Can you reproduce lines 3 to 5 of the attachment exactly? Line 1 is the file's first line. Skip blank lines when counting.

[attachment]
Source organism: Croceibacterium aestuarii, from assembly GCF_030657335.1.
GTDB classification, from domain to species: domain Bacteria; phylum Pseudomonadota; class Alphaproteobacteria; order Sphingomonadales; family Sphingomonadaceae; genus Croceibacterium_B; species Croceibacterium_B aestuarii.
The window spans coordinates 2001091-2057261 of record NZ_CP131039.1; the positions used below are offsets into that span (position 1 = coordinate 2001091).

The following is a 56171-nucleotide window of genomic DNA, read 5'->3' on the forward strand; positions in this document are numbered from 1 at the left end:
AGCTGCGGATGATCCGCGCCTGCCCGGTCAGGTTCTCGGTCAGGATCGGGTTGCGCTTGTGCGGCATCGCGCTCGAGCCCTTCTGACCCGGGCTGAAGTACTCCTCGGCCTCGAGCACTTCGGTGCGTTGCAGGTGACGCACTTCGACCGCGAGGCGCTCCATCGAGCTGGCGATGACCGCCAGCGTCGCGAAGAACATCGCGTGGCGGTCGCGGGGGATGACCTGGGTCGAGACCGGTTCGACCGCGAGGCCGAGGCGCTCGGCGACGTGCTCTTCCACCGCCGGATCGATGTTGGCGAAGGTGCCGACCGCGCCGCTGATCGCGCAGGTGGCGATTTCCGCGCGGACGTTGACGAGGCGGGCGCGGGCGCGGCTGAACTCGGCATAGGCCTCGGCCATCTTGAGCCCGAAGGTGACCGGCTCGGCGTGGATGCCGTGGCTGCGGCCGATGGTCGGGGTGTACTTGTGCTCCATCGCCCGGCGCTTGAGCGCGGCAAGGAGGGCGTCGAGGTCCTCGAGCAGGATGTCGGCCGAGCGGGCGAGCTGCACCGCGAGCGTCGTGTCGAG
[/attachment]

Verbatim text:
The window spans coordinates 2001091-2057261 of record NZ_CP131039.1; the positions used below are offsets into that span (position 1 = coordinate 2001091).

The following is a 56171-nucleotide window of genomic DNA, read 5'->3' on the forward strand; positions in this document are numbered from 1 at the left end:
AGCTGCGGATGATCCGCGCCTGCCCGGTCAGGTTCTCGGTCAGGATCGGGTTGCGCTTGTGCGGCATCGCGCTCGAGCCCTTCTGACCCGGGCTGAAGTACTCCTCGGCCTCGAGCACTTCGGTGCGTTGCAGGTGACGCACTTCGACCGCGAGGCGCTCCATCGAGCTGGCGATGACCGCCAGCGTCGCGAAGAACATCGCGTGGCGGTCGCGGGGGATGACCTGGGTCGAGACCGGTTCGACCGCGAGGCCGAGGCGCTCGGCGACGTGCTCTTCCACCGCCGGATCGATGTTGGCGAAGGTGCCGACCGCGCCGCTGATCGCGCAGGTGGCGATTTCCGCGCGGACGTTGACGAGGCGGGCGCGGGCGCGGCTGAACTCGGCATAGGCCTCGGCCATCTTGAGCCCGAAGGTGACCGGCTCGGCGTGGATGCCGTGGCTGCGGCCGATGGTCGGGGTGTACTTGTGCTCCATCGCCCGGCGCTTGAGCGCGGCAAGGAGGGCGTCGAGGTCCTCGAGCAGGATGTCGGCCGAGCGGGCGAGCTGCACCGCGAGCGTCGTGTCGAG